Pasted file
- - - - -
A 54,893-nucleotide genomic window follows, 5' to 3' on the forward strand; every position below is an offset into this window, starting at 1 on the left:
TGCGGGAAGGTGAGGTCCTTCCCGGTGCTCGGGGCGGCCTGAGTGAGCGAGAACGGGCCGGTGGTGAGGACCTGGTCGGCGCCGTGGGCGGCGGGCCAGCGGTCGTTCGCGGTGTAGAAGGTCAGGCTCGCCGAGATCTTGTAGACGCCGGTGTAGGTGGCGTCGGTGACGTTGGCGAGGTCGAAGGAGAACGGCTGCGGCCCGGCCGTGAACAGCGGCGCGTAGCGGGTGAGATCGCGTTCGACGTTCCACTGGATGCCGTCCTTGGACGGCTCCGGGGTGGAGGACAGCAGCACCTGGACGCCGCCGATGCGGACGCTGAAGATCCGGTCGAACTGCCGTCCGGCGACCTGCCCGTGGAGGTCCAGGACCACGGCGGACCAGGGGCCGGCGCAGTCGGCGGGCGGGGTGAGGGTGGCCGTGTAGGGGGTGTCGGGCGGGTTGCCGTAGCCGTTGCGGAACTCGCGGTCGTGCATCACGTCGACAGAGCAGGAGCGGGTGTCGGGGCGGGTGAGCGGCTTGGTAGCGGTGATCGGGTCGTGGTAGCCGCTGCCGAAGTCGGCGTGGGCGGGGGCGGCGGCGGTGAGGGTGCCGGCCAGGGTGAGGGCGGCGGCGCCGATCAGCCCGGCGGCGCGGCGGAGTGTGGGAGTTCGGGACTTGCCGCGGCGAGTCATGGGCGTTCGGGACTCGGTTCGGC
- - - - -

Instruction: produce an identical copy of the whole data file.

A 54,893-nucleotide genomic window follows, 5' to 3' on the forward strand; every position below is an offset into this window, starting at 1 on the left:
TGCGGGAAGGTGAGGTCCTTCCCGGTGCTCGGGGCGGCCTGAGTGAGCGAGAACGGGCCGGTGGTGAGGACCTGGTCGGCGCCGTGGGCGGCGGGCCAGCGGTCGTTCGCGGTGTAGAAGGTCAGGCTCGCCGAGATCTTGTAGACGCCGGTGTAGGTGGCGTCGGTGACGTTGGCGAGGTCGAAGGAGAACGGCTGCGGCCCGGCCGTGAACAGCGGCGCGTAGCGGGTGAGATCGCGTTCGACGTTCCACTGGATGCCGTCCTTGGACGGCTCCGGGGTGGAGGACAGCAGCACCTGGACGCCGCCGATGCGGACGCTGAAGATCCGGTCGAACTGCCGTCCGGCGACCTGCCCGTGGAGGTCCAGGACCACGGCGGACCAGGGGCCGGCGCAGTCGGCGGGCGGGGTGAGGGTGGCCGTGTAGGGGGTGTCGGGCGGGTTGCCGTAGCCGTTGCGGAACTCGCGGTCGTGCATCACGTCGACAGAGCAGGAGCGGGTGTCGGGGCGGGTGAGCGGCTTGGTAGCGGTGATCGGGTCGTGGTAGCCGCTGCCGAAGTCGGCGTGGGCGGGGGCGGCGGCGGTGAGGGTGCCGGCCAGGGTGAGGGCGGCGGCGCCGATCAGCCCGGCGGCGCGGCGGAGTGTGGGAGTTCGGGACTTGCCGCGGCGAGTCATGGGCGTTCGGGACTCGGTTCGGC